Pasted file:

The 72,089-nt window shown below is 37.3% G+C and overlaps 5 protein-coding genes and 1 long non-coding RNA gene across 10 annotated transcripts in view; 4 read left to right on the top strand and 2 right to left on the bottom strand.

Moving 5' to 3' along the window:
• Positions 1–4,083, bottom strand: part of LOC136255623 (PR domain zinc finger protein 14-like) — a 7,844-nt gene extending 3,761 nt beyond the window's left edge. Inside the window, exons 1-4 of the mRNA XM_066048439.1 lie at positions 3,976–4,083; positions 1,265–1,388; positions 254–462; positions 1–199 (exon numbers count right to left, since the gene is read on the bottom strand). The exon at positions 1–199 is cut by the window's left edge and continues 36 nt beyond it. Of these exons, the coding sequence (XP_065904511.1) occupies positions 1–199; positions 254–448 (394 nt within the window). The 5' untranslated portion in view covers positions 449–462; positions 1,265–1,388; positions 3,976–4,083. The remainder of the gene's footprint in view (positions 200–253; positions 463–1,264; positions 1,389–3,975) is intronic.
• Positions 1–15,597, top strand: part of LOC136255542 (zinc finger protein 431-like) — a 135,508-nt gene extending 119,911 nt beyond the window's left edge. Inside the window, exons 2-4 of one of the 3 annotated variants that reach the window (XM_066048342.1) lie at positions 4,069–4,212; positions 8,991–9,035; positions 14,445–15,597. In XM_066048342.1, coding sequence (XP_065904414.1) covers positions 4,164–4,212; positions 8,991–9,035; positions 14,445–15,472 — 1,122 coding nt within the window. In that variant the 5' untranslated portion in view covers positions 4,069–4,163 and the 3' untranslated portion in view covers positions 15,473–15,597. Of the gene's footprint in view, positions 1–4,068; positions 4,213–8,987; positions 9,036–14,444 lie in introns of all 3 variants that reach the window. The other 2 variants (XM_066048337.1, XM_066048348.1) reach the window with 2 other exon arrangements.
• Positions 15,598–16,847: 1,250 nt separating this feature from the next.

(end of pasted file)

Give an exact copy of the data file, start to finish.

The 72,089-nt window shown below is 37.3% G+C and overlaps 5 protein-coding genes and 1 long non-coding RNA gene across 10 annotated transcripts in view; 4 read left to right on the top strand and 2 right to left on the bottom strand.

Moving 5' to 3' along the window:
• Positions 1–4,083, bottom strand: part of LOC136255623 (PR domain zinc finger protein 14-like) — a 7,844-nt gene extending 3,761 nt beyond the window's left edge. Inside the window, exons 1-4 of the mRNA XM_066048439.1 lie at positions 3,976–4,083; positions 1,265–1,388; positions 254–462; positions 1–199 (exon numbers count right to left, since the gene is read on the bottom strand). The exon at positions 1–199 is cut by the window's left edge and continues 36 nt beyond it. Of these exons, the coding sequence (XP_065904511.1) occupies positions 1–199; positions 254–448 (394 nt within the window). The 5' untranslated portion in view covers positions 449–462; positions 1,265–1,388; positions 3,976–4,083. The remainder of the gene's footprint in view (positions 200–253; positions 463–1,264; positions 1,389–3,975) is intronic.
• Positions 1–15,597, top strand: part of LOC136255542 (zinc finger protein 431-like) — a 135,508-nt gene extending 119,911 nt beyond the window's left edge. Inside the window, exons 2-4 of one of the 3 annotated variants that reach the window (XM_066048342.1) lie at positions 4,069–4,212; positions 8,991–9,035; positions 14,445–15,597. In XM_066048342.1, coding sequence (XP_065904414.1) covers positions 4,164–4,212; positions 8,991–9,035; positions 14,445–15,472 — 1,122 coding nt within the window. In that variant the 5' untranslated portion in view covers positions 4,069–4,163 and the 3' untranslated portion in view covers positions 15,473–15,597. Of the gene's footprint in view, positions 1–4,068; positions 4,213–8,987; positions 9,036–14,444 lie in introns of all 3 variants that reach the window. The other 2 variants (XM_066048337.1, XM_066048348.1) reach the window with 2 other exon arrangements.
• Positions 15,598–16,847: 1,250 nt separating this feature from the next.